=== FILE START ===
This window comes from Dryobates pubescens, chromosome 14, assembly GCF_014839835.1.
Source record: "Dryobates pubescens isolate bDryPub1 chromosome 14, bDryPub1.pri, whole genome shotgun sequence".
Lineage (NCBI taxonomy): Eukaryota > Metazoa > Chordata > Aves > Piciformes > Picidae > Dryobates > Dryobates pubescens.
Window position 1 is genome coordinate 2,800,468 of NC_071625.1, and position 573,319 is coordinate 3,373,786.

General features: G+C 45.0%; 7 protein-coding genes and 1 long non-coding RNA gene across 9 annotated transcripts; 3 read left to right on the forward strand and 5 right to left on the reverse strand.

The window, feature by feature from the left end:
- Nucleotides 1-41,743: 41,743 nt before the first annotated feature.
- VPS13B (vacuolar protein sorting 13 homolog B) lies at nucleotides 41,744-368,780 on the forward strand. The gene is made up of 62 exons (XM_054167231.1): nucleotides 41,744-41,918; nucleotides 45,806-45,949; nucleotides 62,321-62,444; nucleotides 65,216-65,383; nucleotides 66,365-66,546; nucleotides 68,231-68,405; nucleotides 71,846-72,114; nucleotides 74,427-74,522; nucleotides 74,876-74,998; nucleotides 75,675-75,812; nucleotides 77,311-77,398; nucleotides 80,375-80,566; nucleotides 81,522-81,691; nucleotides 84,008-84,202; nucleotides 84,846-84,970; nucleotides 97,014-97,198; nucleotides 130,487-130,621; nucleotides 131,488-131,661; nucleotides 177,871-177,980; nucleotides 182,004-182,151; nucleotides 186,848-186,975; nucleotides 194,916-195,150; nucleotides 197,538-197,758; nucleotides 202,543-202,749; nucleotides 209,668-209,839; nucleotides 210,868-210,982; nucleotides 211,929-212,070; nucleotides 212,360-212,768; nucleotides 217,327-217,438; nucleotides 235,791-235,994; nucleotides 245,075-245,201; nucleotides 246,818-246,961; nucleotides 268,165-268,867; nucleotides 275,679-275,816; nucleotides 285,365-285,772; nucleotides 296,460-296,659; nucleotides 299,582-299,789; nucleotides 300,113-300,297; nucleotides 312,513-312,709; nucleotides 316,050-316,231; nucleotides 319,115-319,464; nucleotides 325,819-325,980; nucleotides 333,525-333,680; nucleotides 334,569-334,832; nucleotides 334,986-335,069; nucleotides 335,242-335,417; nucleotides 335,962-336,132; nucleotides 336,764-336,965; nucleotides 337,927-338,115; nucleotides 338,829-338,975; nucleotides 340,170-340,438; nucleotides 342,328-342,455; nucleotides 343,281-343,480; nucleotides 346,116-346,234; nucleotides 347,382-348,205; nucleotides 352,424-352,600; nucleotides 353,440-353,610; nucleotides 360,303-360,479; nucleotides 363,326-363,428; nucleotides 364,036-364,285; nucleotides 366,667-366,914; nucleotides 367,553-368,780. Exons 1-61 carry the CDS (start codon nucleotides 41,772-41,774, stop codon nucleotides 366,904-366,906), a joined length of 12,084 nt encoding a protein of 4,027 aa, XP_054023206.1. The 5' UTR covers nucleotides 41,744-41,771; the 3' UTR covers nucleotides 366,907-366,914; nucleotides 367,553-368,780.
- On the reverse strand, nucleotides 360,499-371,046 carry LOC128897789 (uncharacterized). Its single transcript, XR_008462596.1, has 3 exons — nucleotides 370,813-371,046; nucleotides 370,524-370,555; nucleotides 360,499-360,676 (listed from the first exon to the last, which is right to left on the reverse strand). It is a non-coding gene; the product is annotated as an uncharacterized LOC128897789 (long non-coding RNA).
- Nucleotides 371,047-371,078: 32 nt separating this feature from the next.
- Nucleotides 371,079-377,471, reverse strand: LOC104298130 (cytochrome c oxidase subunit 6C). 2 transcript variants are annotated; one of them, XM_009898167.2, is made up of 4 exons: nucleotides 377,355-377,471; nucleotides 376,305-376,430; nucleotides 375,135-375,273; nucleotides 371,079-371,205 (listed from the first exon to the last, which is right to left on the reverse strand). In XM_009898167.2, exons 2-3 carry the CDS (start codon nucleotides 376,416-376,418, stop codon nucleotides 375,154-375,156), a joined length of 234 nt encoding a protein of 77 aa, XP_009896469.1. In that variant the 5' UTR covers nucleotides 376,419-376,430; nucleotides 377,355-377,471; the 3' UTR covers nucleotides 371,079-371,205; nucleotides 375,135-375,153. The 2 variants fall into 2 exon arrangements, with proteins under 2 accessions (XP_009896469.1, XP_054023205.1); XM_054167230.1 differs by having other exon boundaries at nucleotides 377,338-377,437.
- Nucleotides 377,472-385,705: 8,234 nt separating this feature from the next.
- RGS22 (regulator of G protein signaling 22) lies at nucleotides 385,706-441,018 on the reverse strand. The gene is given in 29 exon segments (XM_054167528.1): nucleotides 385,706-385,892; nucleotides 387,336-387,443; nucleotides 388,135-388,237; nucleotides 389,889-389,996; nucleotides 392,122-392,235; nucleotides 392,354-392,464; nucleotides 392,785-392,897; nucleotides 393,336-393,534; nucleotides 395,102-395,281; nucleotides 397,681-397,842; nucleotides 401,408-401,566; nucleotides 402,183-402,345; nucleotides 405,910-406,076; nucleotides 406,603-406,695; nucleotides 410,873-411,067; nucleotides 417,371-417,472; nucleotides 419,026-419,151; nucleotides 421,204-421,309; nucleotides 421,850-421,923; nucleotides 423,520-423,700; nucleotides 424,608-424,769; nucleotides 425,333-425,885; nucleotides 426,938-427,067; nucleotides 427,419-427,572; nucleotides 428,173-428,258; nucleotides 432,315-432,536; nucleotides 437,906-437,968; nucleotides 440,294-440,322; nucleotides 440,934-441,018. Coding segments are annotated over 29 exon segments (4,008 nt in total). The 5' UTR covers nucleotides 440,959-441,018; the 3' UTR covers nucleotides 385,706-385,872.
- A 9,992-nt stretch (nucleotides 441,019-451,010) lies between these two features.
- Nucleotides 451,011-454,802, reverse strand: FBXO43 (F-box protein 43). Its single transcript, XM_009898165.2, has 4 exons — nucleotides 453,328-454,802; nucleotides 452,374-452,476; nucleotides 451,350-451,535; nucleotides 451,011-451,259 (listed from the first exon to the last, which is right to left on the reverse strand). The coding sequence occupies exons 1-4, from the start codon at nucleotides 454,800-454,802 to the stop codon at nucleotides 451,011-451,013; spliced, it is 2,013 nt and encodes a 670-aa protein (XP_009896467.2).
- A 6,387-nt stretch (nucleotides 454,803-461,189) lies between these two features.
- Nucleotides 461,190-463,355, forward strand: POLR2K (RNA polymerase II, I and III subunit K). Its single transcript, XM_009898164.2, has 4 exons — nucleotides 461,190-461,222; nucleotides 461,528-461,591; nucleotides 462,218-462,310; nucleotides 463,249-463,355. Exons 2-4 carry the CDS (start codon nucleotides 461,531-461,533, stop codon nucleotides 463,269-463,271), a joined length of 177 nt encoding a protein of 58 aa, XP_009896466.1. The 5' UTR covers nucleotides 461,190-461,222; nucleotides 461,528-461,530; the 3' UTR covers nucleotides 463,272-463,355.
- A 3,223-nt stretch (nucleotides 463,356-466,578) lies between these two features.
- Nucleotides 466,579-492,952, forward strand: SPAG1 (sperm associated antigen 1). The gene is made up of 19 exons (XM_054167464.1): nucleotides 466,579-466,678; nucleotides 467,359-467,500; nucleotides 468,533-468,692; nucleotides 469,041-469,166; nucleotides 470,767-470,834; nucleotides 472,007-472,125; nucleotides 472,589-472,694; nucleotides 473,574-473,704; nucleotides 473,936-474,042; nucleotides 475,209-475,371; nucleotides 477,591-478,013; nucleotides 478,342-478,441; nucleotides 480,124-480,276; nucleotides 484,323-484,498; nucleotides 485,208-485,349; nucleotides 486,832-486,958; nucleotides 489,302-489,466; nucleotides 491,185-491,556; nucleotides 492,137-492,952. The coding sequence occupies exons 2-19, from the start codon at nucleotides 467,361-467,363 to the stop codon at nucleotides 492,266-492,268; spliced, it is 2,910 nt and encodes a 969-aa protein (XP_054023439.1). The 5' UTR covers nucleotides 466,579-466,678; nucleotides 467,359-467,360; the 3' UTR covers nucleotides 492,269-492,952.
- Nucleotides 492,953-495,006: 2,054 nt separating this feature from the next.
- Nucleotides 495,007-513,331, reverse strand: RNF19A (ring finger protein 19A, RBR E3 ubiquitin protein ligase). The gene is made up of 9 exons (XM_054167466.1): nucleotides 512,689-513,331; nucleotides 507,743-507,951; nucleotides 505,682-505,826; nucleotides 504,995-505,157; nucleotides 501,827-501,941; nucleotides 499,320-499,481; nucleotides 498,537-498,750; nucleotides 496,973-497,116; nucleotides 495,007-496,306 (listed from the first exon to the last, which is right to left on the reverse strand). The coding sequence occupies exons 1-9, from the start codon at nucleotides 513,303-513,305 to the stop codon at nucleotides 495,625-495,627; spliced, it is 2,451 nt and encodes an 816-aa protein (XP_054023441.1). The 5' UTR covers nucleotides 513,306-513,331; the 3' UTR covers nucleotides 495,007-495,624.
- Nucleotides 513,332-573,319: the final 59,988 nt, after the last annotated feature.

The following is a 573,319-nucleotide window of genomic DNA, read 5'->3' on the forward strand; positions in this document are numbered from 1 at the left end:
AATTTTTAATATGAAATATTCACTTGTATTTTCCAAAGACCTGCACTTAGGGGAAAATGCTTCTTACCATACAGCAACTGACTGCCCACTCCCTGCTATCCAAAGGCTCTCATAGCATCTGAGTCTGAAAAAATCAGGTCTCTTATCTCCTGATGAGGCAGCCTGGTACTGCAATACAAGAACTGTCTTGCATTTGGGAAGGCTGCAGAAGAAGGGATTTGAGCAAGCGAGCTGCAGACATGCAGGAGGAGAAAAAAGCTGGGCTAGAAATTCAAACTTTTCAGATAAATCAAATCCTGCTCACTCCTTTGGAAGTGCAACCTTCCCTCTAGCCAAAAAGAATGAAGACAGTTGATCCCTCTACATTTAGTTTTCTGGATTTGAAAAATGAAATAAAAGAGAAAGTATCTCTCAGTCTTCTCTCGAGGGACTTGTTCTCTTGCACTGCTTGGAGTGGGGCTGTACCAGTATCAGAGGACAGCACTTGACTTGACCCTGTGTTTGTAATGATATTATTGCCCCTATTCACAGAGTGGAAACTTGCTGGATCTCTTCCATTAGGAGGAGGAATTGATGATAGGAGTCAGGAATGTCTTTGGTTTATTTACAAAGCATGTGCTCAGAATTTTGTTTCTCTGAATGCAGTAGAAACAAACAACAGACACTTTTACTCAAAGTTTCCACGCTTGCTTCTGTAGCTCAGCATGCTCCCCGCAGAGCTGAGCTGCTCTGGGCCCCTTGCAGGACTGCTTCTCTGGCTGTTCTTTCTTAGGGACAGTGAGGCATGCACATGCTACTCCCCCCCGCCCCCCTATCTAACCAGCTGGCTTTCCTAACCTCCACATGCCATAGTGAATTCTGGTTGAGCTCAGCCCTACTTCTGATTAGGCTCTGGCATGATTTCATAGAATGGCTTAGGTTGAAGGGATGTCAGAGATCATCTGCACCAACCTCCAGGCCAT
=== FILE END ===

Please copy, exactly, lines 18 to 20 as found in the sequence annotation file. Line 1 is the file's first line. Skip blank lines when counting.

- A 3,223-nt stretch (nucleotides 463,356-466,578) lies between these two features.
- Nucleotides 466,579-492,952, forward strand: SPAG1 (sperm associated antigen 1). The gene is made up of 19 exons (XM_054167464.1): nucleotides 466,579-466,678; nucleotides 467,359-467,500; nucleotides 468,533-468,692; nucleotides 469,041-469,166; nucleotides 470,767-470,834; nucleotides 472,007-472,125; nucleotides 472,589-472,694; nucleotides 473,574-473,704; nucleotides 473,936-474,042; nucleotides 475,209-475,371; nucleotides 477,591-478,013; nucleotides 478,342-478,441; nucleotides 480,124-480,276; nucleotides 484,323-484,498; nucleotides 485,208-485,349; nucleotides 486,832-486,958; nucleotides 489,302-489,466; nucleotides 491,185-491,556; nucleotides 492,137-492,952. The coding sequence occupies exons 2-19, from the start codon at nucleotides 467,361-467,363 to the stop codon at nucleotides 492,266-492,268; spliced, it is 2,910 nt and encodes a 969-aa protein (XP_054023439.1). The 5' UTR covers nucleotides 466,579-466,678; nucleotides 467,359-467,360; the 3' UTR covers nucleotides 492,269-492,952.
- Nucleotides 492,953-495,006: 2,054 nt separating this feature from the next.